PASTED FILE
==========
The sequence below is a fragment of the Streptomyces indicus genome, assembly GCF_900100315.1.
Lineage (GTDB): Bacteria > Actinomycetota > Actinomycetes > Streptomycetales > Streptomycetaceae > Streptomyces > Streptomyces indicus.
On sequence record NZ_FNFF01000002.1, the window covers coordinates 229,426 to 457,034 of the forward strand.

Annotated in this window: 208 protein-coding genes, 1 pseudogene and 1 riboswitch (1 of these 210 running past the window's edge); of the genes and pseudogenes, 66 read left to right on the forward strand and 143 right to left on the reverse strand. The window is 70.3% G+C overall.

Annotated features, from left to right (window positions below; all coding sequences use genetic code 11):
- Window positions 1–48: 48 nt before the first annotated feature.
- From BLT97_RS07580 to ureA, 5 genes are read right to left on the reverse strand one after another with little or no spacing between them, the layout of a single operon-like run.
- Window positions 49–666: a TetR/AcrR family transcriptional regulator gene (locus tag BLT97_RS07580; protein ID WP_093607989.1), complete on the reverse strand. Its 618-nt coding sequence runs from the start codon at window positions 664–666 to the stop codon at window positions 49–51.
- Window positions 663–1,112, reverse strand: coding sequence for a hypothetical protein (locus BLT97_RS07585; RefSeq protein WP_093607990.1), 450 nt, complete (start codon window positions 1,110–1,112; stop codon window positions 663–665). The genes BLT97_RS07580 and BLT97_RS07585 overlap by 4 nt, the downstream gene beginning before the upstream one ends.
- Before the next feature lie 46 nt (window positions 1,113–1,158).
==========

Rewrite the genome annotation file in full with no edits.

The sequence below is a fragment of the Streptomyces indicus genome, assembly GCF_900100315.1.
Lineage (GTDB): Bacteria > Actinomycetota > Actinomycetes > Streptomycetales > Streptomycetaceae > Streptomyces > Streptomyces indicus.
On sequence record NZ_FNFF01000002.1, the window covers coordinates 229,426 to 457,034 of the forward strand.

Annotated in this window: 208 protein-coding genes, 1 pseudogene and 1 riboswitch (1 of these 210 running past the window's edge); of the genes and pseudogenes, 66 read left to right on the forward strand and 143 right to left on the reverse strand. The window is 70.3% G+C overall.

Annotated features, from left to right (window positions below; all coding sequences use genetic code 11):
- Window positions 1–48: 48 nt before the first annotated feature.
- From BLT97_RS07580 to ureA, 5 genes are read right to left on the reverse strand one after another with little or no spacing between them, the layout of a single operon-like run.
- Window positions 49–666: a TetR/AcrR family transcriptional regulator gene (locus tag BLT97_RS07580; protein ID WP_093607989.1), complete on the reverse strand. Its 618-nt coding sequence runs from the start codon at window positions 664–666 to the stop codon at window positions 49–51.
- Window positions 663–1,112, reverse strand: coding sequence for a hypothetical protein (locus BLT97_RS07585; RefSeq protein WP_093607990.1), 450 nt, complete (start codon window positions 1,110–1,112; stop codon window positions 663–665). The genes BLT97_RS07580 and BLT97_RS07585 overlap by 4 nt, the downstream gene beginning before the upstream one ends.
- Before the next feature lie 46 nt (window positions 1,113–1,158).